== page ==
new age

adjective, often capitalized N&A

Definition of new age

 (Entry 1 of 2)

1 : of, relating to, or being New Age
2 : contemporary, modern new age grocery stores

new age


Definition of new age (Entry 2 of 2)

1 capitalized : an eclectic group of cultural attitudes arising in late 20th century Western society that are adapted from those of a variety of ancient and modern cultures, that emphasize beliefs (such as reincarnation, holism, pantheism, and occultism) outside the mainstream, and that advance alternative approaches to spirituality, right living, and health
2 : a soft soothing form of instrumental music often used to promote relaxation

Other Words from new age


New Ager noun
New Agey \ -​ˈā-​jē How to pronounce new age (audio) \ adjective

Examples of new age in a Sentence

Adjective a kitchen crammed full of new age appliances
Recent Examples on the Web: Noun In a new age of no-penalty transfers and players on the move more than ever, Fisher and others figure this might become the norm, anyway. Brent Zwerneman, San Antonio Express-News, 26 Apr. 2022 Correspondent Lee Cowan visits Pennsylvania's Lehigh Valley to see how one community is adapting to the challenges and opportunities of this new age. CBS News, 21 Apr. 2022 Depending on your view, the West and Russia are now fighting the last struggle of the Cold War or the first in a new age of confrontation as autocracies like Moscow and Beijing form a broad hostile front against Western-style democracy. Paul Leblanc, CNN, 26 Mar. 2022 This new age of lawlessness led the Inter Solar System Police force to legalize a contract system so bounty hunters could turn in criminals for rewards. Nick Romano,, 12 Oct. 2021 According to Bank of America, digital currencies could have a $2 trillion+ market value with 200 million+ users and spearhead the new age of global finance. Robert Samuels | For Iron Monk Solutions, The Salt Lake Tribune, 11 Apr. 2022 While upsets are nothing new to March Madness, the sport could be reaching a new age of parity, with many of the top schools losing players after just one year, to transfers or never getting them on campus. NBC News, 28 Mar. 2022 Their time as Buckeyes proved Hartline could develop anyone while ushering in a new age of offense. Stephen Means, cleveland, 24 Mar. 2022 One of the pleasures, and sadnesses, of Fischer’s account is its evocation of a period, however brief, when the emergence of a technology seemed to herald a new age of human interconnectedness. Nat Segnit, Harper’s Magazine , 16 Mar. 2022 See More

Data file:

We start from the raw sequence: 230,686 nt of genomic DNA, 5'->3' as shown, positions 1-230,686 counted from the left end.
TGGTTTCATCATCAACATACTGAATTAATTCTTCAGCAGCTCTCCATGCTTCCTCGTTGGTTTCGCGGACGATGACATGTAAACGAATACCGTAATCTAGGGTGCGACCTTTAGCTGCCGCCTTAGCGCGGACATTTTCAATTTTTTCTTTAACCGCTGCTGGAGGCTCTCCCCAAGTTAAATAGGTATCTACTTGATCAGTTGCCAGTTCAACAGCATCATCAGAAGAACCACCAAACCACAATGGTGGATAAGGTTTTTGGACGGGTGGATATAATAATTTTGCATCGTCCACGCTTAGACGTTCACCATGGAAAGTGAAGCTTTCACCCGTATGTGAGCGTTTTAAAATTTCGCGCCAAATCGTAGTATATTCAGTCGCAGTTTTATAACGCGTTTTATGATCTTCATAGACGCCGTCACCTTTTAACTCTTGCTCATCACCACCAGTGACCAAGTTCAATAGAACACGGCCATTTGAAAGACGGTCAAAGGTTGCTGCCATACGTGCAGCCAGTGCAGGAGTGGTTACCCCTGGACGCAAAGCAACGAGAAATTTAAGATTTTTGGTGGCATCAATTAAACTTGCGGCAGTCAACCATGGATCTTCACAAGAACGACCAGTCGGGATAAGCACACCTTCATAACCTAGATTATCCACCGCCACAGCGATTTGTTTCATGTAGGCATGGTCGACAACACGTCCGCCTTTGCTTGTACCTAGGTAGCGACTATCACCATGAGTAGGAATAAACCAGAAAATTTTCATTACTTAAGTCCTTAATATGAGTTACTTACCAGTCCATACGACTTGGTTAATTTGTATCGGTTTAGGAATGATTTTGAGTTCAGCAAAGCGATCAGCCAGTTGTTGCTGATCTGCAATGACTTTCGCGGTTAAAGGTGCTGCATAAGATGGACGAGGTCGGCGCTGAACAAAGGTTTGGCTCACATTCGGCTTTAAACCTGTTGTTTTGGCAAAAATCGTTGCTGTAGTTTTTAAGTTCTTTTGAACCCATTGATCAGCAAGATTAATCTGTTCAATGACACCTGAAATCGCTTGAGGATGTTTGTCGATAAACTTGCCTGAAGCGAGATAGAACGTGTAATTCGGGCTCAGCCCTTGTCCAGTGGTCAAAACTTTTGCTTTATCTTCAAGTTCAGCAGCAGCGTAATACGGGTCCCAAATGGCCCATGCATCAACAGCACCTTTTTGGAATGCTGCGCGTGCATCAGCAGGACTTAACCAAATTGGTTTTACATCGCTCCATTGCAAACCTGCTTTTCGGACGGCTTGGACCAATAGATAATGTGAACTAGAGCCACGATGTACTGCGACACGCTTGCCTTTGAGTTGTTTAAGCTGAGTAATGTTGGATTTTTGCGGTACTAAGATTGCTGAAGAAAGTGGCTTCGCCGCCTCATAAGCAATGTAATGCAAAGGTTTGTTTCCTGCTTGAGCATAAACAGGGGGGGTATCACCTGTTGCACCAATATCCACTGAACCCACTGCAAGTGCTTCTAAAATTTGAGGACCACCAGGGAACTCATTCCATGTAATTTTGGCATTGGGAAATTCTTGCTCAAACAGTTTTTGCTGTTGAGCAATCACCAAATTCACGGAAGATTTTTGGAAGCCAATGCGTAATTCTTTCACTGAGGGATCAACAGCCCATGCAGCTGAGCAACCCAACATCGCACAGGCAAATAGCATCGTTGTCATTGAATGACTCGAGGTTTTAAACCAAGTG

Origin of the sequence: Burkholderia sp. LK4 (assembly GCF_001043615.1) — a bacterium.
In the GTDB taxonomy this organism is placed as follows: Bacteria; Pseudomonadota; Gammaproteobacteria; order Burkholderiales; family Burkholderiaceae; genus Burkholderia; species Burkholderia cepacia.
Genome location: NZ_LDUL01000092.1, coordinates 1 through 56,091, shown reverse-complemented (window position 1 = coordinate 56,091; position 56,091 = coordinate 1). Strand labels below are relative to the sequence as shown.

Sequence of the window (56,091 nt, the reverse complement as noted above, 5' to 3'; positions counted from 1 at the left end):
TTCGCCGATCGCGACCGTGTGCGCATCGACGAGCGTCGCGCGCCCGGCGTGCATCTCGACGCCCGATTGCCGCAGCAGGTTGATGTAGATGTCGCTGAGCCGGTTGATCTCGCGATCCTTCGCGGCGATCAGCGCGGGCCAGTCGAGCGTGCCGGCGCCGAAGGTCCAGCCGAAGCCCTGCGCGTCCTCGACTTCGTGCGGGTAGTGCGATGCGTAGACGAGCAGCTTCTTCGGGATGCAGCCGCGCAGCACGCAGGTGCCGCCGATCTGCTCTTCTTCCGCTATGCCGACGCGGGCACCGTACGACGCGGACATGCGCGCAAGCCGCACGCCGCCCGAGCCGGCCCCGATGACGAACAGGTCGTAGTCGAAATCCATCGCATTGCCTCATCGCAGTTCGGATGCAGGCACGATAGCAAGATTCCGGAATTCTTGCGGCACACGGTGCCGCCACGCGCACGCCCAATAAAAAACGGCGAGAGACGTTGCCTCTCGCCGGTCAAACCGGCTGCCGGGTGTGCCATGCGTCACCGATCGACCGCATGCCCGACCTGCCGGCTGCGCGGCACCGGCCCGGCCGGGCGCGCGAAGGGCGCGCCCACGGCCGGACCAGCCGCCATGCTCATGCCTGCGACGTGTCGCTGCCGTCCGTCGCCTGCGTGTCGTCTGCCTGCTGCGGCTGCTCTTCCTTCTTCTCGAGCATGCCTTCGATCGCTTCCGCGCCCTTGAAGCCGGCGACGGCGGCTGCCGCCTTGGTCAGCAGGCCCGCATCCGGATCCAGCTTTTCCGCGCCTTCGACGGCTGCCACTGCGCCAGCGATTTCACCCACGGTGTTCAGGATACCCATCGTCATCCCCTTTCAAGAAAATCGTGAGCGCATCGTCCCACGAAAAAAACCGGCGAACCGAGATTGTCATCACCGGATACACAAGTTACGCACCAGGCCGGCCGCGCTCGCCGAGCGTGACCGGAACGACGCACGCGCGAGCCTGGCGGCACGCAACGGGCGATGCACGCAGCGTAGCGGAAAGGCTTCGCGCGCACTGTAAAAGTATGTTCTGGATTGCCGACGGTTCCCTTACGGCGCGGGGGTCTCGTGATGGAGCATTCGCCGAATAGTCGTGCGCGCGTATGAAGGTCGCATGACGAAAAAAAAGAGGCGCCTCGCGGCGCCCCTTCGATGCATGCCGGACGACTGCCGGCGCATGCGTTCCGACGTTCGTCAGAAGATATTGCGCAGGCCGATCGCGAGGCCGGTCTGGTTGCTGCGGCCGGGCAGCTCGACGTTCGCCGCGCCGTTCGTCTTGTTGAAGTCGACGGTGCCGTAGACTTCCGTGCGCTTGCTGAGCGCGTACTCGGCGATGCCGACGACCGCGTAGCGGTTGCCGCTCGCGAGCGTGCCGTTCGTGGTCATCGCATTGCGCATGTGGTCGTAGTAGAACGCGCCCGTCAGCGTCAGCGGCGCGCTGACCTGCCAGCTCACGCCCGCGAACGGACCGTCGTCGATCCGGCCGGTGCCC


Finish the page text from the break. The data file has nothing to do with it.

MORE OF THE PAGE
These example sentences are selected automatically from various online news sources to reflect current usage of the word 'new age.' Views expressed in the examples do not represent the opinion of Merriam-Webster or its editors. Send us feedback.

First Known Use of new age


1949, in the meaning defined at sense 1


1971, in the meaning defined at sense 1

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The first known use of new age was in 1949

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new age

New Albany

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Cite this Entry

“New age.” Dictionary, Merriam-Webster, Accessed 24 May. 2022.

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